The Blackness of Pots and Kettles, Part Two

The parallels between Moscow and Montreal at the moment are startling; both have been experiencing a season of unprecedented protest, and both have seen legislative attempts to suppress that protest. While Quebec’s legislature has passed its Law 78 restricting freedom of assembly in astonishingly undemocratic ways, Russia’s federal Duma has been discussing a proposed law on street demonstrations, drafted by Putin’s party United Russia (Единая Россия), that would raise the fine on violations of regulations concerning the organization of public demonstrations.

In the original Russian bill, the fine for violations by ordinary participants (currently 100 rubles) would range from 5000 to one million rubles, while the fine for violations by organizers of protests (currently up to 300 rubles) would range from 50,000 to 1.5 million rubles – that latter figure is over 36,000 euros / 45,000 U.S. dollars. In the second reading of the bill, these figures were lowered somewhat, but still remain draconian.

Dmitry Gudkov and Ilya Ponomarev, Duma deputies of the party A Just Russia (Справедливая Россия), have been fighting the bill, and are planning a kind of filibuster in the Duma when the bill comes up for its final vote (planned for June 5). As he explains in his blog, Gudkov likens it to an “Italian Strike” (the Twitter hashtag is #ИтальянскаяЗабастовка), although it is not precisely either –the idea is to introduce numerous amendments to the bill (each of which allows the proposer to speak for 1-3 minutes), enough so as to tie it up indefinitely.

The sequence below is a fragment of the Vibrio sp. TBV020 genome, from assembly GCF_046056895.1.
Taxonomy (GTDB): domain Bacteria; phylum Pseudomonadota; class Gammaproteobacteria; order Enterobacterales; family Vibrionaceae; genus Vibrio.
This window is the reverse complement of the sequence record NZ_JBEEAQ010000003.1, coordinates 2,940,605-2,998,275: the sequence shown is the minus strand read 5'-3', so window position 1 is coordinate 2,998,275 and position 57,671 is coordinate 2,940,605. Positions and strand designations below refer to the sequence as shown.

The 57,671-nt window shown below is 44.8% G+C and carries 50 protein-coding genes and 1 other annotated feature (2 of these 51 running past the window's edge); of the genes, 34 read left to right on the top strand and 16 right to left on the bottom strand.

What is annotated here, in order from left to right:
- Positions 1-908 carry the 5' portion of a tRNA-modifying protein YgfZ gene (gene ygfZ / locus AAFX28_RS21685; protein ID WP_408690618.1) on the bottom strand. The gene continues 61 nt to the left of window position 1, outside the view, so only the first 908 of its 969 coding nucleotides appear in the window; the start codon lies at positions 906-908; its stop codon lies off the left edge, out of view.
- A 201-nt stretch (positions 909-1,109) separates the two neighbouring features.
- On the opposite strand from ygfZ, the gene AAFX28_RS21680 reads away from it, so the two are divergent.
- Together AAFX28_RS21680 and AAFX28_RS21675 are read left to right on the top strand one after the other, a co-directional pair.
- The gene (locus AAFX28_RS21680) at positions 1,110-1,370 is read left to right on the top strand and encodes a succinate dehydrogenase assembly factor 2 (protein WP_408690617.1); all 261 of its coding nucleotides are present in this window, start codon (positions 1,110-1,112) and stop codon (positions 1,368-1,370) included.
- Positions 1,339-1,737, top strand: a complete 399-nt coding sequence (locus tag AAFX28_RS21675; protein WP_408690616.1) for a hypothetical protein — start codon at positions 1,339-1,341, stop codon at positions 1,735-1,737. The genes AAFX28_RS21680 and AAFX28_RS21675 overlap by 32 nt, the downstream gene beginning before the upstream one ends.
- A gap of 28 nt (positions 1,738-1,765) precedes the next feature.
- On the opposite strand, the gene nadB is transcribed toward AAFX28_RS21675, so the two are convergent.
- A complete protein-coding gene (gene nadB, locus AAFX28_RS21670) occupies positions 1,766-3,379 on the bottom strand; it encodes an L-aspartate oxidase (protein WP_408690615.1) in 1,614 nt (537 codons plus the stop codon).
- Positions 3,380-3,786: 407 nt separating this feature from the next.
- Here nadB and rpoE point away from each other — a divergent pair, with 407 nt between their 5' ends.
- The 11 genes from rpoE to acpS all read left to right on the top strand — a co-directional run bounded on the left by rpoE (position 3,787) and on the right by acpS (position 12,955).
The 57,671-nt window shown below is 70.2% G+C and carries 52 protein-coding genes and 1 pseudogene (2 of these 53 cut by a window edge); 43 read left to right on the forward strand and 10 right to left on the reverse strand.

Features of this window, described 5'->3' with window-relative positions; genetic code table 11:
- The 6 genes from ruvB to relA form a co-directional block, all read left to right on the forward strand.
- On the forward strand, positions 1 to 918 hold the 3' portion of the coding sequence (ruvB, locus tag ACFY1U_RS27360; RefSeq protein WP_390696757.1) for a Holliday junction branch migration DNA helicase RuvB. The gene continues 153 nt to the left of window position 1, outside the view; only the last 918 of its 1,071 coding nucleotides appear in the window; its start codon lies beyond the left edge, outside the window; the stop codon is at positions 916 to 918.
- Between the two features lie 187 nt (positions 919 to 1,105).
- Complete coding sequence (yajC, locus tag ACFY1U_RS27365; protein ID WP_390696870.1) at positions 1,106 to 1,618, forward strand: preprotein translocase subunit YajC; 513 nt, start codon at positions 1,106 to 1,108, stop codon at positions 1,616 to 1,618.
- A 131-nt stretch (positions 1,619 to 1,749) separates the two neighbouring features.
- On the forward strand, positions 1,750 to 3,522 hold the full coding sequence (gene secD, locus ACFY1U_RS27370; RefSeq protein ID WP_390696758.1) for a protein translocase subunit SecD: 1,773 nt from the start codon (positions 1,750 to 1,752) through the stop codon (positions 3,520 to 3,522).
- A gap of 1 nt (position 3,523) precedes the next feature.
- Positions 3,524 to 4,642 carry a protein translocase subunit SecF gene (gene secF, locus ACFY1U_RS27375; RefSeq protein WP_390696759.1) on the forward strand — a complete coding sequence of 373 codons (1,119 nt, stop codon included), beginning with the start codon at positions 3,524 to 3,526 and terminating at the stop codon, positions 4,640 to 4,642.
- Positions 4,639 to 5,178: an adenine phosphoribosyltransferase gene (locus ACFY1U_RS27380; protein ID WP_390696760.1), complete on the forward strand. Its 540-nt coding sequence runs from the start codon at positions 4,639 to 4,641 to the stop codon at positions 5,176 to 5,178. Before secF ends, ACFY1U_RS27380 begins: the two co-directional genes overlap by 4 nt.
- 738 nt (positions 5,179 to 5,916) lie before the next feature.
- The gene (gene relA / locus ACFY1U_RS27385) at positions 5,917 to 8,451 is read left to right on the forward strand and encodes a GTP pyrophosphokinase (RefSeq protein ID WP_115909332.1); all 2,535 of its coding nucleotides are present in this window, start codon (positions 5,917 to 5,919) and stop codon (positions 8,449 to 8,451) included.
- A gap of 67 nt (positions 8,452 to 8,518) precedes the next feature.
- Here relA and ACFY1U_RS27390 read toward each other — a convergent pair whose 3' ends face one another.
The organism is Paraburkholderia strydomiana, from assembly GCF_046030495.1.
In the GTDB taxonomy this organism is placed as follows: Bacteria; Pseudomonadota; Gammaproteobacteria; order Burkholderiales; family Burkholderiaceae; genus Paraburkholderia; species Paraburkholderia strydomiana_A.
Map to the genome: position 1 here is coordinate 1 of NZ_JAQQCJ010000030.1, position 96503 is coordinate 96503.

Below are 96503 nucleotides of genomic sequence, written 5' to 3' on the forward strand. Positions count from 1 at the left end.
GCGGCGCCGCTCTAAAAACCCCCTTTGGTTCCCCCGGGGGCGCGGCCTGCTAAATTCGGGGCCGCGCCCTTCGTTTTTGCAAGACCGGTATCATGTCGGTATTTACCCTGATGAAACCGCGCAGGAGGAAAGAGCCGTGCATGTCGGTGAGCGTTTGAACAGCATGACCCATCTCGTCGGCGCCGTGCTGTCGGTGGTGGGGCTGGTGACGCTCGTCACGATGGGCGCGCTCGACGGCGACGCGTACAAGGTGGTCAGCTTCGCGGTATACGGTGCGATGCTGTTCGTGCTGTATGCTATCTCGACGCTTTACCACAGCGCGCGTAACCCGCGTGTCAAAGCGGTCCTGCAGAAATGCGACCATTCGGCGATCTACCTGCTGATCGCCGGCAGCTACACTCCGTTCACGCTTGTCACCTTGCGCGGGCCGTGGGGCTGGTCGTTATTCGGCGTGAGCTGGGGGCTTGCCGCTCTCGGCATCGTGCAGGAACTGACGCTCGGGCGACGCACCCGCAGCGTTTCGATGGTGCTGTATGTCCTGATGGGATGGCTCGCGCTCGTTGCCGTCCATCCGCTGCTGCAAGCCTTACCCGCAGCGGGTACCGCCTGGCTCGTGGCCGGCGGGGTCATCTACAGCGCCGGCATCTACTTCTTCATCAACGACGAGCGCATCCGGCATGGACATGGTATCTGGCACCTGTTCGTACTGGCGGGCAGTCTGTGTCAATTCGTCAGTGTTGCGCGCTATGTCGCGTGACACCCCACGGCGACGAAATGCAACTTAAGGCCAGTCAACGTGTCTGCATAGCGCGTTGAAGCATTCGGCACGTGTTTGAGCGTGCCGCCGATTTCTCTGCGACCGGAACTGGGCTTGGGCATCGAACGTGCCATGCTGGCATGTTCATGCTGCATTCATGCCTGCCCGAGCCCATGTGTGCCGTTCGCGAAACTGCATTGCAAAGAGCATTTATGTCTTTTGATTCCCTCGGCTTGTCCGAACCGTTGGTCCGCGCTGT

On May 29th, Gudkov and Ponomarev also introduced their own alternative bill, prepared in collaboration with former Finance Minister Alexei Kudrin and his newly established organization Committee for Civil Initiatives (Комитет Гражданских Инициатив). Their proposed law consciously adheres to OECD guidelines for freedom of assembly.

And how fitting that as I write, on the 31st of May, the group “Strategy-31” is carrying out one of their regular flash-mob-style street protests and being dragged off and shoved into waiting police vans, as this Novaya Gazeta video shows. This is a group that predates the current wave of protest in Russia, but has since 2009 been regularly protesting on the 31st of every month that does have 31 days, in support of Article 31 of the Russian Constitution, which states:

 “Citizens of the Russian Federation have the right peaceably to assemble, without weapons, and to conduct gatherings, rallies and demonstrations, processions and pickets.”

Clever use of the oldest schoolboy’s trick in the book to turn one’s opponent into one’s promoter (photo Evgeny Feldman, Novaya Gazeta).




P.S. there was no pun intended with the title of this post. I had actually composed the title the day before I received the video about Montreal’s pots-and-pans protest. But I find the irony delicious (okay, that might have been a pun!).

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